- Psychology & the public
- What we do
- Member networks
- Careers, education & training
Children benefit from strong marriage
If their father is depressed, children will benefit if he has a high level of emotional intimacy in his marriage. This is according to new research published in the journal Developmental Psychology, which found the quality of father-child interactions improves when a depressed dad has a close relationship with his other half, who is able to give him the support he needs.
Led by Nancy McElwain, Professor of Human Development at the University of Illinois, the investigation looked at data on 606 children who took part in the Eunice Kennedy Shriver National Institute of Child Health and Human Development Study of Early Child Care and Youth Development.
Professor McElwain noted that when a parent speaks to their child, "they need to be able to attend to the child's emotional state, be cued in to his developmental stage and abilities and notice whether he is getting frustrated or needs help".
She explained that while depressed parents have trouble doing this, interaction improves if the father is in a strong marriage.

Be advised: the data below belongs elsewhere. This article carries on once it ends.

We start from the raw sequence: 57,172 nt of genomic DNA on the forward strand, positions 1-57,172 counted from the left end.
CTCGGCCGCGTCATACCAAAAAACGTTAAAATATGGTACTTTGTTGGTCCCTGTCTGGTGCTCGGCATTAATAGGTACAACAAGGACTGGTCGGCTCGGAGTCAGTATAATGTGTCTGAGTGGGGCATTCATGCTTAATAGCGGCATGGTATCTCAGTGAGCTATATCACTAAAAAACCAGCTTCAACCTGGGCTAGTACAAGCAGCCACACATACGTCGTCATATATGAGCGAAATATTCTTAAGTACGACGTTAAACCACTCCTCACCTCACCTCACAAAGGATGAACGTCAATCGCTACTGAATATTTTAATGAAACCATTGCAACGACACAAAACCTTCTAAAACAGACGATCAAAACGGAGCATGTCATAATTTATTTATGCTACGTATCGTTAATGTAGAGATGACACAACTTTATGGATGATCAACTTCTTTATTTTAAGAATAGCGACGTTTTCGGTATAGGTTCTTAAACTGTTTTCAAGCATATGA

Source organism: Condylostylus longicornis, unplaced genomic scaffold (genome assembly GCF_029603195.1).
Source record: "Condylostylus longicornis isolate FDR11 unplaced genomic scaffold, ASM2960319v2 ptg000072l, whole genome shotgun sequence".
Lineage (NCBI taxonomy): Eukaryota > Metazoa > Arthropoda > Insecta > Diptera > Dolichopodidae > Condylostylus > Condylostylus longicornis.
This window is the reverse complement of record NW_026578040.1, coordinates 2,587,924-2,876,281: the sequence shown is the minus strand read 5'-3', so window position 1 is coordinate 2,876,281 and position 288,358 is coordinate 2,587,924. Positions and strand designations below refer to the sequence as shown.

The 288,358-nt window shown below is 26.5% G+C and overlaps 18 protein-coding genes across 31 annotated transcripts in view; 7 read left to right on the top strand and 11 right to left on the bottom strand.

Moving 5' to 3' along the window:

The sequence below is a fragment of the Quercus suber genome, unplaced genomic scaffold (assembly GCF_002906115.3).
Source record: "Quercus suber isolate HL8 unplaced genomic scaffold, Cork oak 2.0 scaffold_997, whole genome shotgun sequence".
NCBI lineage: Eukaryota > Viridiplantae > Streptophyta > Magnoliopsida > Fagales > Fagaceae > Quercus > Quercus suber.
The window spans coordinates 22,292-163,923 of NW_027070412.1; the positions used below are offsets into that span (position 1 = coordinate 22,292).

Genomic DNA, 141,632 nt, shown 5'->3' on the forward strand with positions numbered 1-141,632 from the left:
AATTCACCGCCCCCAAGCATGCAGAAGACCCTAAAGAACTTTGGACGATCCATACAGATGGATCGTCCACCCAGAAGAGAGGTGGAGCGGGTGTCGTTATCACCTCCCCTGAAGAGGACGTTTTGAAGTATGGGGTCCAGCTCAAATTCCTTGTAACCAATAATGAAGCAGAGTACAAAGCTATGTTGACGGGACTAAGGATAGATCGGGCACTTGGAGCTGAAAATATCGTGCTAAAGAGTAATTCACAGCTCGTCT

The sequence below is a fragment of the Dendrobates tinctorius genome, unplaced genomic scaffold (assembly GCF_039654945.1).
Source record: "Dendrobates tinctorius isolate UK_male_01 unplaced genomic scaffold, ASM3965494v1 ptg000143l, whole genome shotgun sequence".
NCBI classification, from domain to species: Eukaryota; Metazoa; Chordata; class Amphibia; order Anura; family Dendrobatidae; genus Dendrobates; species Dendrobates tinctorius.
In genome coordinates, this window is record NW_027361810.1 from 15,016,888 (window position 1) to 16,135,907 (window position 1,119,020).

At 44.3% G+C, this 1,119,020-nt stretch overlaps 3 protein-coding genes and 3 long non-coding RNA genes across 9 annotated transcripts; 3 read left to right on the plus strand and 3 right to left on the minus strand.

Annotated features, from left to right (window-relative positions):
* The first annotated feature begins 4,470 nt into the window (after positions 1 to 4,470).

Society member and author of 'The Father's Book' Dr David Cohen said: "When a father is depressed he's likely to think too much about himself and too little about his children. It obviously helps if a depressed father doesn't on top of that depression have to cope with a bad or even an indifferent marriage.'
'Every marriage is different but it always help for wife and husband to be able to talk - and talking together is one of the factors that makes for a strong marriage. Though one should never underestimate cooking, sex, and hiking.The reverse question is interesting. If a depressed father has a strong bond with his children does it help him cope with an imperfect marriage?"
- Most Read
- Most Comments
- Register of Applied Psychology Practice Supervisors
- Raising awareness of adult autism